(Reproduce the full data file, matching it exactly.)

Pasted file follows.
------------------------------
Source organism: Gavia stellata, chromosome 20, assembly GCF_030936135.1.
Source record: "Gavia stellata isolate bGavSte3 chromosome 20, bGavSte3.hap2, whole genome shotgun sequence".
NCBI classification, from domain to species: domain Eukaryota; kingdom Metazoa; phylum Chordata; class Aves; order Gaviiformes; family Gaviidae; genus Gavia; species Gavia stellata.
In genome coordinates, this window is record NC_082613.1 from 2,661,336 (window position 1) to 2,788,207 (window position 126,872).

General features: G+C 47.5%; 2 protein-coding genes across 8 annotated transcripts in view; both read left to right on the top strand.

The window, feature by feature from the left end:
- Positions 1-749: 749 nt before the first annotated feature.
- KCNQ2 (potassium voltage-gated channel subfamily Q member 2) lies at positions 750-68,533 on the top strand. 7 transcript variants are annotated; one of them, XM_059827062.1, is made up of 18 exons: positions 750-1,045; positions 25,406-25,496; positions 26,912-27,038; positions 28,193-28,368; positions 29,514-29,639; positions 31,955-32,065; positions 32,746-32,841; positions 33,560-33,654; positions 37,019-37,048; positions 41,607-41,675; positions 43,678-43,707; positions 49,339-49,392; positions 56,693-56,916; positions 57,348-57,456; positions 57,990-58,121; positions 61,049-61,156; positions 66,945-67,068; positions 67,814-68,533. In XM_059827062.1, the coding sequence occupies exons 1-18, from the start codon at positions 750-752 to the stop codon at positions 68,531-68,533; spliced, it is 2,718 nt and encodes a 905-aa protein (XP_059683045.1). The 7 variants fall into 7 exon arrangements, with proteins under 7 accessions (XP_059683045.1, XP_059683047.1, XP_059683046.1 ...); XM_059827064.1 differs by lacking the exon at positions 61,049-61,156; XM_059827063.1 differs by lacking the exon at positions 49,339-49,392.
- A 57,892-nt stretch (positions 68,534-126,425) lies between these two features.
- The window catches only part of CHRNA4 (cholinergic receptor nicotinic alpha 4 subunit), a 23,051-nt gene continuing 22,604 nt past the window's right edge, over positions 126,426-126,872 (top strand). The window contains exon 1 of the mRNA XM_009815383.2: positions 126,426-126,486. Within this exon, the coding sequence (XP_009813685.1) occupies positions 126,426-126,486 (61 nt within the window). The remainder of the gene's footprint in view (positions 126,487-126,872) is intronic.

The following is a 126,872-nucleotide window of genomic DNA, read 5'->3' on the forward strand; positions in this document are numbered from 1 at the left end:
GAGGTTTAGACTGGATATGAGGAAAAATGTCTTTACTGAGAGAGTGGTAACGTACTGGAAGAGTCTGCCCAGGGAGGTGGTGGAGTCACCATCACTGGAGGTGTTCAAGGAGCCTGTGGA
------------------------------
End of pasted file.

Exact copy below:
Source organism: Gavia stellata, chromosome 20, assembly GCF_030936135.1.
Source record: "Gavia stellata isolate bGavSte3 chromosome 20, bGavSte3.hap2, whole genome shotgun sequence".
NCBI classification, from domain to species: domain Eukaryota; kingdom Metazoa; phylum Chordata; class Aves; order Gaviiformes; family Gaviidae; genus Gavia; species Gavia stellata.
In genome coordinates, this window is record NC_082613.1 from 2,661,336 (window position 1) to 2,788,207 (window position 126,872).

General features: G+C 47.5%; 2 protein-coding genes across 8 annotated transcripts in view; both read left to right on the top strand.

The window, feature by feature from the left end:
- Positions 1-749: 749 nt before the first annotated feature.
- KCNQ2 (potassium voltage-gated channel subfamily Q member 2) lies at positions 750-68,533 on the top strand. 7 transcript variants are annotated; one of them, XM_059827062.1, is made up of 18 exons: positions 750-1,045; positions 25,406-25,496; positions 26,912-27,038; positions 28,193-28,368; positions 29,514-29,639; positions 31,955-32,065; positions 32,746-32,841; positions 33,560-33,654; positions 37,019-37,048; positions 41,607-41,675; positions 43,678-43,707; positions 49,339-49,392; positions 56,693-56,916; positions 57,348-57,456; positions 57,990-58,121; positions 61,049-61,156; positions 66,945-67,068; positions 67,814-68,533. In XM_059827062.1, the coding sequence occupies exons 1-18, from the start codon at positions 750-752 to the stop codon at positions 68,531-68,533; spliced, it is 2,718 nt and encodes a 905-aa protein (XP_059683045.1). The 7 variants fall into 7 exon arrangements, with proteins under 7 accessions (XP_059683045.1, XP_059683047.1, XP_059683046.1 ...); XM_059827064.1 differs by lacking the exon at positions 61,049-61,156; XM_059827063.1 differs by lacking the exon at positions 49,339-49,392.
- A 57,892-nt stretch (positions 68,534-126,425) lies between these two features.
- The window catches only part of CHRNA4 (cholinergic receptor nicotinic alpha 4 subunit), a 23,051-nt gene continuing 22,604 nt past the window's right edge, over positions 126,426-126,872 (top strand). The window contains exon 1 of the mRNA XM_009815383.2: positions 126,426-126,486. Within this exon, the coding sequence (XP_009813685.1) occupies positions 126,426-126,486 (61 nt within the window). The remainder of the gene's footprint in view (positions 126,487-126,872) is intronic.

The following is a 126,872-nucleotide window of genomic DNA, read 5'->3' on the forward strand; positions in this document are numbered from 1 at the left end:
GAGGTTTAGACTGGATATGAGGAAAAATGTCTTTACTGAGAGAGTGGTAACGTACTGGAAGAGTCTGCCCAGGGAGGTGGTGGAGTCACCATCACTGGAGGTGTTCAAGGAGCCTGTGGA